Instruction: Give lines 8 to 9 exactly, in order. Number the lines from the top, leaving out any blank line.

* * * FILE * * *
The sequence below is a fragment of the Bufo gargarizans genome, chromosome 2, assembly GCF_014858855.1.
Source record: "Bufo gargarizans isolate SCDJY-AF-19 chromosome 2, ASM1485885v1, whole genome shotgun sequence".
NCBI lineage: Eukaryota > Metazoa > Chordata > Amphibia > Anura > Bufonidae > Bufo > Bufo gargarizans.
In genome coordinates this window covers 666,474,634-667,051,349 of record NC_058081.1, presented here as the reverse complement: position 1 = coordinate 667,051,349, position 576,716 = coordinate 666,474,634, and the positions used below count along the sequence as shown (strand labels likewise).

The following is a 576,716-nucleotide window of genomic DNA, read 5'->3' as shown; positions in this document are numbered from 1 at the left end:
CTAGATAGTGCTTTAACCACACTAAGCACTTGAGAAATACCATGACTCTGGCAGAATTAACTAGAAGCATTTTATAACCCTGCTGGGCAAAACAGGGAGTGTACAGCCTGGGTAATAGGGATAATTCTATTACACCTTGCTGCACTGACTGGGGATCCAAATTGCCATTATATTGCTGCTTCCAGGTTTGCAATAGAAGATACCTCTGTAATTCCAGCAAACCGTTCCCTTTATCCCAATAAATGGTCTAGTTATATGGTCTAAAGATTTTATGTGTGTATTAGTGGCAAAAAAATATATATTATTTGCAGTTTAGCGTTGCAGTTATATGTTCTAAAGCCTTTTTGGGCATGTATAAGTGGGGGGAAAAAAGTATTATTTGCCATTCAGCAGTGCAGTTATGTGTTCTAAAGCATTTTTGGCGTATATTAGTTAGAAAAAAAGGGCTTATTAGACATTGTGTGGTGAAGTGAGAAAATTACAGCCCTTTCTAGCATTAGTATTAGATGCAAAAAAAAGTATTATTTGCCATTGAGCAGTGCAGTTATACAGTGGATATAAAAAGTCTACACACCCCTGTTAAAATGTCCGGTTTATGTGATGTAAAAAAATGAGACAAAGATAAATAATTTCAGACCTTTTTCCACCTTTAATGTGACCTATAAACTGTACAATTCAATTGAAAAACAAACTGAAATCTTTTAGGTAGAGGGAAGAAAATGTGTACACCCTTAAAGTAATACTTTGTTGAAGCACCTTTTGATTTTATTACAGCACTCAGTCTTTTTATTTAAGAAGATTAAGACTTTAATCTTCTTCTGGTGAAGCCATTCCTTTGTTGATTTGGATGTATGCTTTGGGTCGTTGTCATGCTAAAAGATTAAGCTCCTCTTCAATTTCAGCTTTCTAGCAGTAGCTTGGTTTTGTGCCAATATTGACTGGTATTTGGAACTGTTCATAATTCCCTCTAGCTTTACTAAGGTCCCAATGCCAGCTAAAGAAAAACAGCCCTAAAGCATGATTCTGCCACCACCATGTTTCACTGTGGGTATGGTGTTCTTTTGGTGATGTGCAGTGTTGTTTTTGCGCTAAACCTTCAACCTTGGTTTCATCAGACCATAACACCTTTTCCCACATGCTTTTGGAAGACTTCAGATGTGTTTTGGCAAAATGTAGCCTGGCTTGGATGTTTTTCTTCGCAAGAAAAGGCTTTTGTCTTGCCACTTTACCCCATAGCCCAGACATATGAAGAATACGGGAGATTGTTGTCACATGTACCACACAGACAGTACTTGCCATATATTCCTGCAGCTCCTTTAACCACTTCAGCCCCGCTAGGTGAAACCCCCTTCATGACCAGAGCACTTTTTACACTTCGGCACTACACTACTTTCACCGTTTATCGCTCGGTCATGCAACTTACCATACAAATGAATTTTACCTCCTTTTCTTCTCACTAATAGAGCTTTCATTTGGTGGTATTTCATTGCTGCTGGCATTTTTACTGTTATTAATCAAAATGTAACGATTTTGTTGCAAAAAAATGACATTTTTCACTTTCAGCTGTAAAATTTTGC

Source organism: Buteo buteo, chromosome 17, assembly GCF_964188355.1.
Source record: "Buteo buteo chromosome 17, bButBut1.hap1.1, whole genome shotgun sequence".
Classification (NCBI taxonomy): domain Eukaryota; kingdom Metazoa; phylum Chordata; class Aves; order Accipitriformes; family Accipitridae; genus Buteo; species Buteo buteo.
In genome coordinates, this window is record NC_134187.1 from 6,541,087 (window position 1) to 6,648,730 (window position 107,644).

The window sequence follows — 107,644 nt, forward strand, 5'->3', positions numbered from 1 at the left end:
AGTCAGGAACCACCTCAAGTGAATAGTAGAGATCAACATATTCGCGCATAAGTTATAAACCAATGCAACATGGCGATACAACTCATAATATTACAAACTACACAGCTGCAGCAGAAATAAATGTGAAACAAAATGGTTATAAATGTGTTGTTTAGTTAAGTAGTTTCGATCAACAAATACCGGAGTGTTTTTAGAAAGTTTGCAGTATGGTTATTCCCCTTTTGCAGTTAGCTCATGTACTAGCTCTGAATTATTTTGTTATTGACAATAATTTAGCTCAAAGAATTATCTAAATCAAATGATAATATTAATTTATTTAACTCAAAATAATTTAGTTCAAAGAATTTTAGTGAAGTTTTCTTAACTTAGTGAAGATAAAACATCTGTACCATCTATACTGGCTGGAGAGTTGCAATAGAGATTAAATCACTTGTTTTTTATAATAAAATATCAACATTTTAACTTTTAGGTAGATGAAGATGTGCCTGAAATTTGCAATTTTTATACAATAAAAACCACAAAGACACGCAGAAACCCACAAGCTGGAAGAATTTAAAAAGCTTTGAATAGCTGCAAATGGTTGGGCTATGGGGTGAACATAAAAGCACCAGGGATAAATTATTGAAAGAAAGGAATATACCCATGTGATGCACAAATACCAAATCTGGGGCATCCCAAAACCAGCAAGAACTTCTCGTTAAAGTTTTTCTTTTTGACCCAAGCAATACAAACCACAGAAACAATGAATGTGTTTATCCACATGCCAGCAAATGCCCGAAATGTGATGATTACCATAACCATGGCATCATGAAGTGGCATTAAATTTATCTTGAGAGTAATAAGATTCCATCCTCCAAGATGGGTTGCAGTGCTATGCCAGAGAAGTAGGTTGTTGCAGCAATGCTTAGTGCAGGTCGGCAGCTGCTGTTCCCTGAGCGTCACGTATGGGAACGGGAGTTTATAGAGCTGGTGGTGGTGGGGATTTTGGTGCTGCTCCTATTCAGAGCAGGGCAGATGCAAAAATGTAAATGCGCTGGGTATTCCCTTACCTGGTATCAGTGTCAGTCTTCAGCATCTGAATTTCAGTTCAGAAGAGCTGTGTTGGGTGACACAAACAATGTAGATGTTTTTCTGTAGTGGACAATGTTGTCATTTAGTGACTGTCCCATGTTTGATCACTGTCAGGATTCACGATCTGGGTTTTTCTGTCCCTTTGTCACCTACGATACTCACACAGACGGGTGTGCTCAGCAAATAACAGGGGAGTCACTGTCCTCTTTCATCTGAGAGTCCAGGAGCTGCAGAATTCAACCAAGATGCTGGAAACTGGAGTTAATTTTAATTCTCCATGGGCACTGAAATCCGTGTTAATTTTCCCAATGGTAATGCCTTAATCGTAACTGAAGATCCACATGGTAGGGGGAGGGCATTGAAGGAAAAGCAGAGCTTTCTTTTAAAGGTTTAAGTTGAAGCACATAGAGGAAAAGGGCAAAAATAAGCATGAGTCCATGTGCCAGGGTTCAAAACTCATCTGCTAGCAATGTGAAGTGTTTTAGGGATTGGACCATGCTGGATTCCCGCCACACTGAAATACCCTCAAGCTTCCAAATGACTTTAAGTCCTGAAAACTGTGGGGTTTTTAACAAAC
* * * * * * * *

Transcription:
Source record: "Buteo buteo chromosome 17, bButBut1.hap1.1, whole genome shotgun sequence".
Classification (NCBI taxonomy): domain Eukaryota; kingdom Metazoa; phylum Chordata; class Aves; order Accipitriformes; family Accipitridae; genus Buteo; species Buteo buteo.